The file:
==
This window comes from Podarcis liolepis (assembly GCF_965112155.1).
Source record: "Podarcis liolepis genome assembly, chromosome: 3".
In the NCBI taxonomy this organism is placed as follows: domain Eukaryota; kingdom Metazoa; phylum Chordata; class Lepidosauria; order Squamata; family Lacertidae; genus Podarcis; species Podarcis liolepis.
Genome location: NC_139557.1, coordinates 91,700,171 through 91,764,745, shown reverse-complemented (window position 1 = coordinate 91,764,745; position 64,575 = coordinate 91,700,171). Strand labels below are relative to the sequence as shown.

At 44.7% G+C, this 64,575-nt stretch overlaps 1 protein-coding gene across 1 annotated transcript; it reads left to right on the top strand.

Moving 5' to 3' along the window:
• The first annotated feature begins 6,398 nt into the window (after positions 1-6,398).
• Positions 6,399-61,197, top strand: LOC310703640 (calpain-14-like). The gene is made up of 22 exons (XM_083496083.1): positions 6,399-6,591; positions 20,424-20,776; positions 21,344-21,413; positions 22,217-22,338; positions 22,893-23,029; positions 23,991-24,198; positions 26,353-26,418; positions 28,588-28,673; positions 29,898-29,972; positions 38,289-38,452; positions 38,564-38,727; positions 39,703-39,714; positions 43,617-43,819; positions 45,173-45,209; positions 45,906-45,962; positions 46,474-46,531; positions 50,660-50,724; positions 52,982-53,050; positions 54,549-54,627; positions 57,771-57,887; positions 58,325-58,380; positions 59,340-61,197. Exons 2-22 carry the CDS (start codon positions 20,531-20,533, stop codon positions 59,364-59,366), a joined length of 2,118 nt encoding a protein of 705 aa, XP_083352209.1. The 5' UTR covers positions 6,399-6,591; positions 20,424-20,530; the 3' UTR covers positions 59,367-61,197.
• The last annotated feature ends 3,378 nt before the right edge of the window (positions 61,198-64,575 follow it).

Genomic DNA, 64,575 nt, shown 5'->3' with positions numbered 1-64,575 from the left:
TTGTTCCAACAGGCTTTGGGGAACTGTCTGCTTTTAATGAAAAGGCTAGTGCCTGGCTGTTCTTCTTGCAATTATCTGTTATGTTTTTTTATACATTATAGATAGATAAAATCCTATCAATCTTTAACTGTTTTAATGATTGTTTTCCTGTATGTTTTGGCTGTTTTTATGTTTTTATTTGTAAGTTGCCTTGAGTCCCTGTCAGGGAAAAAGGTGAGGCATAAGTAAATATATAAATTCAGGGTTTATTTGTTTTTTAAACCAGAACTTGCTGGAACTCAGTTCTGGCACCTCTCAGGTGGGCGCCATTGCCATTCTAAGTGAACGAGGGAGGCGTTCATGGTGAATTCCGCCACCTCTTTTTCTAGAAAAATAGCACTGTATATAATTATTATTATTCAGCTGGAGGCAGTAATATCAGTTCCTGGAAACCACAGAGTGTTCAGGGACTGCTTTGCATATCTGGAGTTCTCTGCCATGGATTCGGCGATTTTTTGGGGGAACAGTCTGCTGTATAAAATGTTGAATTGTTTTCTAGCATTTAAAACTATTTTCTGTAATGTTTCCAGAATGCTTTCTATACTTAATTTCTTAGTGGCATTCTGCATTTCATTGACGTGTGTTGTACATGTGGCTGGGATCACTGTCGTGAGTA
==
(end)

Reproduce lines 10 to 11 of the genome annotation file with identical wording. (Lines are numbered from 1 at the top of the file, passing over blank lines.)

Genomic DNA, 64,575 nt, shown 5'->3' with positions numbered 1-64,575 from the left:
TTGTTCCAACAGGCTTTGGGGAACTGTCTGCTTTTAATGAAAAGGCTAGTGCCTGGCTGTTCTTCTTGCAATTATCTGTTATGTTTTTTTATACATTATAGATAGATAAAATCCTATCAATCTTTAACTGTTTTAATGATTGTTTTCCTGTATGTTTTGGCTGTTTTTATGTTTTTATTTGTAAGTTGCCTTGAGTCCCTGTCAGGGAAAAAGGTGAGGCATAAGTAAATATATAAATTCAGGGTTTATTTGTTTTTTAAACCAGAACTTGCTGGAACTCAGTTCTGGCACCTCTCAGGTGGGCGCCATTGCCATTCTAAGTGAACGAGGGAGGCGTTCATGGTGAATTCCGCCACCTCTTTTTCTAGAAAAATAGCACTGTATATAATTATTATTATTCAGCTGGAGGCAGTAATATCAGTTCCTGGAAACCACAGAGTGTTCAGGGACTGCTTTGCATATCTGGAGTTCTCTGCCATGGATTCGGCGATTTTTTGGGGGAACAGTCTGCTGTATAAAATGTTGAATTGTTTTCTAGCATTTAAAACTATTTTCTGTAATGTTTCCAGAATGCTTTCTATACTTAATTTCTTAGTGGCATTCTGCATTTCATTGACGTGTGTTGTACATGTGGCTGGGATCACTGTCGTGAGTA